Heating meals in the zapper helps retain more vitamins than almost any other cooking method. But, as nutritionist Marcela Cosentino explains, there are some foods that should never be left to the mercy of the microwave.

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Meat. After six minutes of thawing meat in the microwave, you will have burnt away 50 percent of the vitamin B12. If you do reheat those delicious meaty leftovers, only leave them in for less than two minutes. Otherwise, it will dry up and degrade the protein.

White rice. This is not a microwavable food. “The microwave’s high temperature strips nutrients from the grain. It is better to cook rice in a pot of water, where a gradual temperature is achieved as time goes on. At first, the water is warm and then heated. In contrast, the microwave maintains a consistent temperature from the start of cooking,” says the nutritionist.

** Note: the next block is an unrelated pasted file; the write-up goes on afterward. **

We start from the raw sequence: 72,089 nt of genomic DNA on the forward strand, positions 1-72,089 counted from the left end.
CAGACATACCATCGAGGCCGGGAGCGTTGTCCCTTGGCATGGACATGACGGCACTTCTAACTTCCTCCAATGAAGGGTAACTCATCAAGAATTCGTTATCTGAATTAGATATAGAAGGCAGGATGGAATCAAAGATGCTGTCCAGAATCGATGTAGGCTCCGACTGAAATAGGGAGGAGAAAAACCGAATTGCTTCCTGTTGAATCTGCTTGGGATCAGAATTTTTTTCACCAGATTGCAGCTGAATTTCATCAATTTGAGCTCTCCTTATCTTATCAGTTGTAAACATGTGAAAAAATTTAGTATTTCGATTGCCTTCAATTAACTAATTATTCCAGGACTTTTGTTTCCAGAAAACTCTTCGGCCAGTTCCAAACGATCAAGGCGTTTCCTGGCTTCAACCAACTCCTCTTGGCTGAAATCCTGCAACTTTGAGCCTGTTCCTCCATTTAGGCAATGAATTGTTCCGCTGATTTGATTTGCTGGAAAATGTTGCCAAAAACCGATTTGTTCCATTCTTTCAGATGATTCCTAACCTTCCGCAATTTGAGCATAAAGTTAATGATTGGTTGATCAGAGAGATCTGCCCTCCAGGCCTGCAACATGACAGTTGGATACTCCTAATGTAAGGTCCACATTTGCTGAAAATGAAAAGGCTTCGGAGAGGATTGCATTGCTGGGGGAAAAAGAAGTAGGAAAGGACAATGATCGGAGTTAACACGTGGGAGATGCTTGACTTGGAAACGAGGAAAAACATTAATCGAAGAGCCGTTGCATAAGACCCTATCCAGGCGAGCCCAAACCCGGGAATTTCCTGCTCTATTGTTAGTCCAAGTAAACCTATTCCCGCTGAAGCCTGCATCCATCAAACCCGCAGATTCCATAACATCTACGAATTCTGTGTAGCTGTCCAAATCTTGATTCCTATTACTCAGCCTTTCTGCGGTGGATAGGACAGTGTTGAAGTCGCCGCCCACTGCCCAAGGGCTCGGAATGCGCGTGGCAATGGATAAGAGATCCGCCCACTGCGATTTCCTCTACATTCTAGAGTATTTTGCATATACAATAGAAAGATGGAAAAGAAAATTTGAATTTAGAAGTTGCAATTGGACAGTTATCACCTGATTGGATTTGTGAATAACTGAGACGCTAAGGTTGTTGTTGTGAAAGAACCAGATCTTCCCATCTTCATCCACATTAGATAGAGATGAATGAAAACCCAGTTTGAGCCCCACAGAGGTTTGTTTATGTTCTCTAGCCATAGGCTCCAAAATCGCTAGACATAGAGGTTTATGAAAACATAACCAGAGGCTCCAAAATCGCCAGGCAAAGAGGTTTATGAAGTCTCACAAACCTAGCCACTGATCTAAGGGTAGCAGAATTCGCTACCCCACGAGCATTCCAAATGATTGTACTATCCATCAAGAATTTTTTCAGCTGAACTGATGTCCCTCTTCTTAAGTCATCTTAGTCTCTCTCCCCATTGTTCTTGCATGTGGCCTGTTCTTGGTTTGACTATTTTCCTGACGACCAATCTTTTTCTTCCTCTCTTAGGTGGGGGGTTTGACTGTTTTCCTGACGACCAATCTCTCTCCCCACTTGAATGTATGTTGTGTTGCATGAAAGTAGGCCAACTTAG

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Oranges. Under no circumstances heat an orange in the microwave. You will negate the benefits of its vitamin C content because it is a particularly heat sensitive vitamin.

Broccoli. A study in the “Journal of the Science of Food and Agriculture” found that broccoli cooked in the microwave, with a little water, reduced antioxidants by up to 97 percent but when steamed, this figure was just 11 percent.

Garlic. Less than 60 seconds in the microwave is sufficient to nullify alliinase, the active ingredient that makes garlic an anticarcinogenic.

Milk. Avoid heating it in this type of oven. You will zap away nearly half of its nutrients and completely eliminate vitamin B12. A study by Richard Quan, scientific Division of Gastroenterology and Nutrition, Department of Pediatrics, University of Texas, showed that heating human breast milk in a microwave oven reduces its immunological properties. 

Margarine or butter. Its molecules are crystallized and resistant to microwave rays. “If you apply a longer cooking time to make the butter melt, you strip its protein value with the heat,” says Cosentino.

Asparagus. Placing them in this apparatus would result in a considerable reduction of their vitamins,” says the nutritionist.